Water systems with separated sewer lines do not see the same overflow issues during storm events as combined sewer lines, though according to Eastpointe Department of Public Works Director Mary Van Haaren, the high cost of putting down separated lines in older systems does limit what communities can do.
“It would be better for the area to have them all separated, but it’s enormously cost-prohibitive,” Van Haaren said. “You can imagine putting a brand-new sewer system in a developed area.”
Davis said Detroit Water and Sewer as a whole has made inroads in upgrading its system.
Invasive species like zebra mussels could also be contributing factors to the blooms, Davis said. Species like zebra mussels release phosphorus as waste after eating harmless green algae and other plankton, producing another source for Microcystis as well as clearing space in the ecosystem for it to flourish.
Microcystis can grow with sunlight, nutrients and water like any other plant, Davis said, but once they start dying at the start of fall, other bacteria that eat their remains suck up all the oxygen in the water, which can lead to fish kills. The Microcystis itself is also toxic, so water that has a bloom on it is not safe to drink.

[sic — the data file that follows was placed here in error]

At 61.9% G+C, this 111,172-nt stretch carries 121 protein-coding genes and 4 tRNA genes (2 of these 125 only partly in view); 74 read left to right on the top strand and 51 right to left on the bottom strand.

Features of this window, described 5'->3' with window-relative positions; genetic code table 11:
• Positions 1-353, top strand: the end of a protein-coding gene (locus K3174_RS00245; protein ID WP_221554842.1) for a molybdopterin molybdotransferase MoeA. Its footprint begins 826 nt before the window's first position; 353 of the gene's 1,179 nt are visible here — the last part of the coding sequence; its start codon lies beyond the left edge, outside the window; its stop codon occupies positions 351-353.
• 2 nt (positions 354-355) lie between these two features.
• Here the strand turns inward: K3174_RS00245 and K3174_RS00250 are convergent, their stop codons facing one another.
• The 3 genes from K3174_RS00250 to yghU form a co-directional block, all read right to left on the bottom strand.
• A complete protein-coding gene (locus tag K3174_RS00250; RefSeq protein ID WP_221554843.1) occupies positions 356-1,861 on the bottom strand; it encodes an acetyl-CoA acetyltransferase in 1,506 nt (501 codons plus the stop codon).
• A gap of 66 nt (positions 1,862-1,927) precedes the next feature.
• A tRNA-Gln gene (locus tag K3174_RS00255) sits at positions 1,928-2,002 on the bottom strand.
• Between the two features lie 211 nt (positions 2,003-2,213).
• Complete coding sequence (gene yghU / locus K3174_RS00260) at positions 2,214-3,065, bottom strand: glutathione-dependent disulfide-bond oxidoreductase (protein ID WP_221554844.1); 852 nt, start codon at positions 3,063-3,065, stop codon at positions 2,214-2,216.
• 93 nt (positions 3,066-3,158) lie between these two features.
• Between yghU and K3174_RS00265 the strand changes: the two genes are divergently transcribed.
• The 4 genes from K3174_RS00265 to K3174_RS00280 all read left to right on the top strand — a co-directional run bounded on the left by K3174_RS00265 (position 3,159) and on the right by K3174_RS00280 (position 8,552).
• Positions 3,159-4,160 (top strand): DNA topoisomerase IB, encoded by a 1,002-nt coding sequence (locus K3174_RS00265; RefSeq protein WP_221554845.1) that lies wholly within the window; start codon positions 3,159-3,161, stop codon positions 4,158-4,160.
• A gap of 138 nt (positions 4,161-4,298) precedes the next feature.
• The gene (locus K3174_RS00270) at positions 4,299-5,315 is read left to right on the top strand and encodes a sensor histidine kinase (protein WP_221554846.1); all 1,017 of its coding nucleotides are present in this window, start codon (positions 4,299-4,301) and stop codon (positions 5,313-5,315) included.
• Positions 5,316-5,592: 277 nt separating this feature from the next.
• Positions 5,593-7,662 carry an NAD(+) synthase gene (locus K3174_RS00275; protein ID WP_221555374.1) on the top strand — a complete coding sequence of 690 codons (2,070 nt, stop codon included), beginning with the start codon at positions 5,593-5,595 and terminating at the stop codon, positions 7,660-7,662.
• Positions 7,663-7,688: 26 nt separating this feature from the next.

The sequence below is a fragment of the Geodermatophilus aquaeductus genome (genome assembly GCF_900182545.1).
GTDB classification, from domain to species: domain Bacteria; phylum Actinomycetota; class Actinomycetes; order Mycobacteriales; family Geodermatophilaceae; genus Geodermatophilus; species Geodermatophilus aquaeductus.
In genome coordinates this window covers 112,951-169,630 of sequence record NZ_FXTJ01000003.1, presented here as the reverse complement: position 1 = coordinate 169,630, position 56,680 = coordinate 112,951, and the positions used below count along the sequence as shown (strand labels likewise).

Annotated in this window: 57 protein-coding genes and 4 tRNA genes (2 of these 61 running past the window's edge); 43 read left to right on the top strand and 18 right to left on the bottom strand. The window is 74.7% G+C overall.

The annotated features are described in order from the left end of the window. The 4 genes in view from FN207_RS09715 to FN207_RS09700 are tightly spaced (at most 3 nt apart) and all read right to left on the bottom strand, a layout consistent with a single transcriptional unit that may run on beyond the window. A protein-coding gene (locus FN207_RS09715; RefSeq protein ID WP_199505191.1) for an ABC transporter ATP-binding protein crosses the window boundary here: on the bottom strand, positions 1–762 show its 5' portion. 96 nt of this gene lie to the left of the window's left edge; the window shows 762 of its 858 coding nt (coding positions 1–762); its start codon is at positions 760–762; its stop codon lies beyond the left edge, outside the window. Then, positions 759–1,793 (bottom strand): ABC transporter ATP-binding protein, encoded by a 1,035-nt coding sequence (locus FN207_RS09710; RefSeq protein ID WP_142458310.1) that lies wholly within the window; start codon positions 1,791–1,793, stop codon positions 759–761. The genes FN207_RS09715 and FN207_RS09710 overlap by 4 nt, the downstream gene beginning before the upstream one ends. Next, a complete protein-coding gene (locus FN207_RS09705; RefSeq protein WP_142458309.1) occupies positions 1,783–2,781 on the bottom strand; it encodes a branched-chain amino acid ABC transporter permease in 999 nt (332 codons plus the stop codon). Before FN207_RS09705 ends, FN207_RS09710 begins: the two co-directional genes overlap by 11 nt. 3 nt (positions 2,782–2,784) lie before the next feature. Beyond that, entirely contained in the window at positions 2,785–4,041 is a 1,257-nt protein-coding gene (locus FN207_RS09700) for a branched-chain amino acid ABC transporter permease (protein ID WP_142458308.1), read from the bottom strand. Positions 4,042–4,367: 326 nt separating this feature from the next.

Climate change may lead to more severe blooms, Davis said, as Microcystis prefers to grow in warmer waters. Algal blooms tend to form when water gets above 59 degrees Fahrenheit, reaching a growth peak when waters hit 77 degrees. Microcystis’s growth rates are tied into warmer temperatures more than other species.
Stewart advised people to contact their local health departments to see if algae are blooming on a lake, and to be mindful of any posted warnings at the beach.
The Environmental Protection Agency plans on releasing a smartphone app this year to show where algae blooms are forming — and what kind — to help water treatment facilities and park managers prepare and plan for blooms before they are a danger to health and safety.
About the author
Staff Writer Kevin Bunch covered the communities of Eastpointe and Roseville, as well as Roseville Community Schools and East Detroit Public Schools. He worked at C&G Newspapers beginning in 2013, and is a graduate of Wayne State University and Henry Ford Community College. Kevin is also a 2015 Metcalf Institute for Marine & Environmental Reporting alumni. In 2016, Kevin began working for the International Joint Commission.